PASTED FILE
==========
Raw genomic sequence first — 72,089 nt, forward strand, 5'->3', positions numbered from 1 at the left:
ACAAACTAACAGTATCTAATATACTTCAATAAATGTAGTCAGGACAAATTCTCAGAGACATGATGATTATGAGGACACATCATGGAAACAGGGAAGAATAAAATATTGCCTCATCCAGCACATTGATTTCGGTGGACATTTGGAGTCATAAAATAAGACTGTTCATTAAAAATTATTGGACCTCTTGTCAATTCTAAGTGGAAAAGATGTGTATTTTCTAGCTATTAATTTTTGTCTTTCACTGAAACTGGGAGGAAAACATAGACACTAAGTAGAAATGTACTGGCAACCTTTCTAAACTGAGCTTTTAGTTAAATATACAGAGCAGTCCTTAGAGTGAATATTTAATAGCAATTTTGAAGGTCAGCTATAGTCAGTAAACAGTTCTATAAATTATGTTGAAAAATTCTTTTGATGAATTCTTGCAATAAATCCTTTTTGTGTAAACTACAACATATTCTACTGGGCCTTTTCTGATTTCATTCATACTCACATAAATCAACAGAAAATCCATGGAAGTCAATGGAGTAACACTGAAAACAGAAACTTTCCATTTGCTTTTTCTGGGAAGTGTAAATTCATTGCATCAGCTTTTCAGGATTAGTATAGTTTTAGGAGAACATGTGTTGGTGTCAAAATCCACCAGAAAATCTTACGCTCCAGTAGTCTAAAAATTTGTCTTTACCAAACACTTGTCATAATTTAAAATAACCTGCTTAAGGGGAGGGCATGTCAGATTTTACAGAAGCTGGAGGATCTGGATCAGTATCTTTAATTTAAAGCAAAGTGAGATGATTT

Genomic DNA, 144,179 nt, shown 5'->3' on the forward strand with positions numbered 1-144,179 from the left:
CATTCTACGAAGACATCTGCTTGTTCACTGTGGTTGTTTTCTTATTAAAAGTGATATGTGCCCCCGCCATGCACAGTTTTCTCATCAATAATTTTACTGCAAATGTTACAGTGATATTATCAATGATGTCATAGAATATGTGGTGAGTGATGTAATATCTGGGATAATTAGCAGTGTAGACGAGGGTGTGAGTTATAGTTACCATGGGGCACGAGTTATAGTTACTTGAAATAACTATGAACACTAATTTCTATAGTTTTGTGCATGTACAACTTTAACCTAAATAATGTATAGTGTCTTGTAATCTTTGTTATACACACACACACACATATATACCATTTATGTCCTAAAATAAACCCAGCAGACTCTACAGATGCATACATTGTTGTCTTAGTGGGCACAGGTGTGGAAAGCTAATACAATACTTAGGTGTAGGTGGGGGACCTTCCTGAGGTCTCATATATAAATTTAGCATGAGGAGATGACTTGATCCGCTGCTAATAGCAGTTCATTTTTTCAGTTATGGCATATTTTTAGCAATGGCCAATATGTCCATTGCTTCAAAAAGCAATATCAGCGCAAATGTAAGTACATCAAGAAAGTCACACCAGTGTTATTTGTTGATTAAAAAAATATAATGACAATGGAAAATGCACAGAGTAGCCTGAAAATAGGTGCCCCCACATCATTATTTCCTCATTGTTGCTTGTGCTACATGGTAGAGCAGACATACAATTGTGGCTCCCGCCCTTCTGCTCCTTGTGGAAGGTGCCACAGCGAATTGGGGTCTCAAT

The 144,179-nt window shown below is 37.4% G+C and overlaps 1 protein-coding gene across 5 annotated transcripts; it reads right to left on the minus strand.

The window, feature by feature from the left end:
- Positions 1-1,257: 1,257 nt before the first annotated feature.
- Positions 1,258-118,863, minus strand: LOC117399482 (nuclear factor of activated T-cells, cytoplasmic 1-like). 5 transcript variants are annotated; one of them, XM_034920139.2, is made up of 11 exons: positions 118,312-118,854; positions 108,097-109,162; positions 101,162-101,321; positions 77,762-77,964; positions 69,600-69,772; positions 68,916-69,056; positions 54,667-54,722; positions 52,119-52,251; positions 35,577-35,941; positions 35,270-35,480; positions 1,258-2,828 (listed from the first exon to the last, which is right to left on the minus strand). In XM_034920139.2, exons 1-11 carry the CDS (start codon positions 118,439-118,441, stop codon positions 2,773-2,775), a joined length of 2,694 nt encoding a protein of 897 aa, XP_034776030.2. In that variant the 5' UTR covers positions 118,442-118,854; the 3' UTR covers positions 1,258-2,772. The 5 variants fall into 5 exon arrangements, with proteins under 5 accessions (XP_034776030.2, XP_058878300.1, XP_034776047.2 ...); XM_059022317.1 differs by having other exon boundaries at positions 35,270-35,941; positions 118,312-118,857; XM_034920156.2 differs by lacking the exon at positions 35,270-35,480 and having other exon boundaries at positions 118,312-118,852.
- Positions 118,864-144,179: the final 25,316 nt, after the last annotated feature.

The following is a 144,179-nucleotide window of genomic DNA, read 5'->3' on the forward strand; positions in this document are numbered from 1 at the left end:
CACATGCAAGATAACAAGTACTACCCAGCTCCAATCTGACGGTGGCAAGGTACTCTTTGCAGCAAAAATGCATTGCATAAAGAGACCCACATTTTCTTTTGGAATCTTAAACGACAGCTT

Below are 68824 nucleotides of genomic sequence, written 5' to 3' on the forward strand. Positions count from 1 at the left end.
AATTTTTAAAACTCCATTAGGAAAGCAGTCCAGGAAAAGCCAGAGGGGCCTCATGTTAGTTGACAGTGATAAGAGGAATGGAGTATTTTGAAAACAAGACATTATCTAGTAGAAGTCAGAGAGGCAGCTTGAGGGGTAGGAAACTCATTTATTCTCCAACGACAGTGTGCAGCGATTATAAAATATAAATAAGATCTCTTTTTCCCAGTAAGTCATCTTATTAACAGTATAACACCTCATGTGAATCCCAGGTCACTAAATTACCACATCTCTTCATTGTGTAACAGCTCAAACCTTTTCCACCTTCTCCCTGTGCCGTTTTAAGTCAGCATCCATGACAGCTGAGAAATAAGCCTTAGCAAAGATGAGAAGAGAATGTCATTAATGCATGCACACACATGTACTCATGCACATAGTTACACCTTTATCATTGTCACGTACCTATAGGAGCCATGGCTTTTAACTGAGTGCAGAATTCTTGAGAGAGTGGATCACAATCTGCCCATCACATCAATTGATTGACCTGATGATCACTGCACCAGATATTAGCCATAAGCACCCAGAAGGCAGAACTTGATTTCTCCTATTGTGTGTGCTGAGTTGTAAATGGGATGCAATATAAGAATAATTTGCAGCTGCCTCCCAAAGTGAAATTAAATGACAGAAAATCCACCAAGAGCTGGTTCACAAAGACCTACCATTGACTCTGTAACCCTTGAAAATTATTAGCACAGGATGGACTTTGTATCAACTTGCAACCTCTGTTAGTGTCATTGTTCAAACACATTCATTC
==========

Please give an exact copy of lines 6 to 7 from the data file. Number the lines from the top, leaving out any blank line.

The window, feature by feature from the left end:
- Positions 1-1,257: 1,257 nt before the first annotated feature.